This course fulfills a core requirement for the Certificate in International Business and the global management major. This course also fulfills the human resources major elective.
Provides an introduction to organizational behavior in a global context. Emphasis is on applying core organizational behavior concepts such as leadership, motivation, and group processes, as well as more contemporary topics such as cultural diversity and expatriation, to workers in Europe, Asia, and the Americas. Develops an understanding of culture and cross-cultural differences and an awareness of the key skills needed to interact effectively in cross-cultural settings.
Fulfills a marketing major elective, a supply chain major required course, a Certificate in Supply Chain Management required course, a core requirement for the global management major, a Certificate in International Business elective, and an elective for the Certificate Program in Innovation and Entrepreneurship.
This course addresses the principal ethical issues facing print and broadcast journalism that arise almost daily in media coverage of matters of public controversy, such as crime, war, and privacy. Problems of regulation and codes of practice are also examined alongside London's global importance as a media hub and the distinctive media culture of the UK.
The 1990s and 2000s saw the British film industry undergo a number of dramatic changes. From an all-time low at the end of 1980s, during the early 1990s British cinema entered a period of confidence and success that was mirrored by a major structural and financial reorganization. The course will chart the development of British film during the period 1994-2010 through the critical study of key films, and will examine the way that these films both emerge from and transform the earlier British cinema tradition. Readings will focus on the critical reception of the films and the manner in which they have been absorbed into the canon. There will also be particular focus on the political and social context of the films.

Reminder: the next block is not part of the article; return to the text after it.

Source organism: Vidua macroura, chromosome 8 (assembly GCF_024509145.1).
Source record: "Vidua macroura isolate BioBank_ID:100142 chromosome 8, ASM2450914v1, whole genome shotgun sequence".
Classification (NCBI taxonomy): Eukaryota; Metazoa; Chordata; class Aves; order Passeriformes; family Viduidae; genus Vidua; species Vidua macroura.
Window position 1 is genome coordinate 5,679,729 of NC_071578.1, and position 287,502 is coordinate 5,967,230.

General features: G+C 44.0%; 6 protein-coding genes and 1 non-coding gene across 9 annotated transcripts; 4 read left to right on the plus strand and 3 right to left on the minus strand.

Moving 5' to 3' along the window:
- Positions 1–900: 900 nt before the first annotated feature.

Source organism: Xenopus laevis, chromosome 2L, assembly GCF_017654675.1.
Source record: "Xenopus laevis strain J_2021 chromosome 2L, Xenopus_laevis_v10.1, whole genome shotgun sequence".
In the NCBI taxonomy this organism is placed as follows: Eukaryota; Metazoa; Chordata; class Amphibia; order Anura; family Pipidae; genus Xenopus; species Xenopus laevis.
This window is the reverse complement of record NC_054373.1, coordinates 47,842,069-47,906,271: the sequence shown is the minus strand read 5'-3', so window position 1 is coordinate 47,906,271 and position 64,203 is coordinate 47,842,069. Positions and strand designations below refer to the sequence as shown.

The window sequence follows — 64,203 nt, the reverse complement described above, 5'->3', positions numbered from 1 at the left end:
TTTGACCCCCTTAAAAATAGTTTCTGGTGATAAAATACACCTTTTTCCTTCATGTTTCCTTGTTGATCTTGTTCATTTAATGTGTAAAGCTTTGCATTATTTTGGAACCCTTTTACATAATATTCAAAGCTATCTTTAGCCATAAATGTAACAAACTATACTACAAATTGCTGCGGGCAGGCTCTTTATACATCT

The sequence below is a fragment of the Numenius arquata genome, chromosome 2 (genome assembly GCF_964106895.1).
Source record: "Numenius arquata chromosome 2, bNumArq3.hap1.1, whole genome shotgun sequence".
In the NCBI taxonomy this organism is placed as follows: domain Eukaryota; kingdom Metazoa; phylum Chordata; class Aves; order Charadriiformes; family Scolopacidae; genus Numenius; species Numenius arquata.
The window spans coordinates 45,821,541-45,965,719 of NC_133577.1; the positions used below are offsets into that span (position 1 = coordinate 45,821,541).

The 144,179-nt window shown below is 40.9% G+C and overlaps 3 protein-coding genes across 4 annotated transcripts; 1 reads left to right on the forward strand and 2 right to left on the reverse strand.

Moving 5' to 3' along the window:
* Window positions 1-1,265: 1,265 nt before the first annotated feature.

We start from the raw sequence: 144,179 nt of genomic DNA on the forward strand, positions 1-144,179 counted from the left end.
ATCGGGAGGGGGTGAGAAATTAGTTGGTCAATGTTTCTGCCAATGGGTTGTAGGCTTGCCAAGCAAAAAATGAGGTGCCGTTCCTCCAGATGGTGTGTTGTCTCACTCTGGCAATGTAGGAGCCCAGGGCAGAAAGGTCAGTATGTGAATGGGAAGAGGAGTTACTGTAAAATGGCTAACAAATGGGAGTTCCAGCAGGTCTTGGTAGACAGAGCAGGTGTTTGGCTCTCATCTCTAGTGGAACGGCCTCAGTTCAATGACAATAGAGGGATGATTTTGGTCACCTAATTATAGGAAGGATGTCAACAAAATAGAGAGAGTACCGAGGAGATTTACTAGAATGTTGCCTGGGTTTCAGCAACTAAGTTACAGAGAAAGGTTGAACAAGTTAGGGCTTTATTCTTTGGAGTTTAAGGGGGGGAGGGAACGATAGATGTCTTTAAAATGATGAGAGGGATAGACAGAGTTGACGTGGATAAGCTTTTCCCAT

This course fulfills the "Category I: National Cinemas and Filmmakers" Film and Media Studies requirement.
The city symphony film emerged in the 1920s, when filmmakers were experimenting with the mobility of viewpoint enabled by the portable film camera and more sensitive panchromatic film stock. The city, in particular its interwar technologies of urban transport and machinery, provided the ideal testing ground for the newly sensitive and mobile camera. It demanded to be seen, and shown, in a new mode that for Brazilian director Alberto Cavalcanti, only film could provide. But of all the international cities that were given the symphony treatment in the 1920s – New York, Paris, Berlin, St Petersburg, Sao Paulo – London was missing. If London lacked its own ‘city symphony’ film in the 1920s, what were the significant representations of the urban experience? This course looks at the ways in which London both invited and defied the filmmaker’s gaze in this critical period of early cinema, and considers how a contemporary city symphony for London might be composed.
The city has been an integral part of the filmmaker’s vocabulary since cinema’s genesis in the late nineteenth century. The urban environment and the craft of film grew up together in the twentieth century, seasoned by various convergences of technology, one notable one in the 1920s with broadcast radio, telephony and the talkies, and another over the last fifteen years, with broadband, smartphone cameras, and digital media. This course bridges these two periods, drawing on history and theory to interrogate the form of the city symphony film essay, and develop an urban filmmaking practice that allows students to gather and formulate their own reflections on London.
The course will be run alongside Urban Scavenger, in which students will develop and make their own film within a taught theoretical framework. Students will be strongly encouraged to bring ideas from one to the other, and to combine critical analysis with practical filmmaking.
For a portrayal of the variety and depth of human emotions, Shakespeare has never been equaled. In this course, a selection of plays will be studied in depth, with equal focus on the genres of comedy, history and tragedy. Through visits to Shakespearean plays in performance, to the Globe theatre workshop, and through guest speakers, the plays will be examined not only textually but also as living plays that tell us as much about modern identity as the development of the early modern identity. Students will examine the notion of Shakespeare as 'timeless' to understand how vitally he moves from the concerns of his day to ours. This course requires an addition $70 fee to cover the cost of theatre tickets while in London. You will pay this via credit card upon arrival.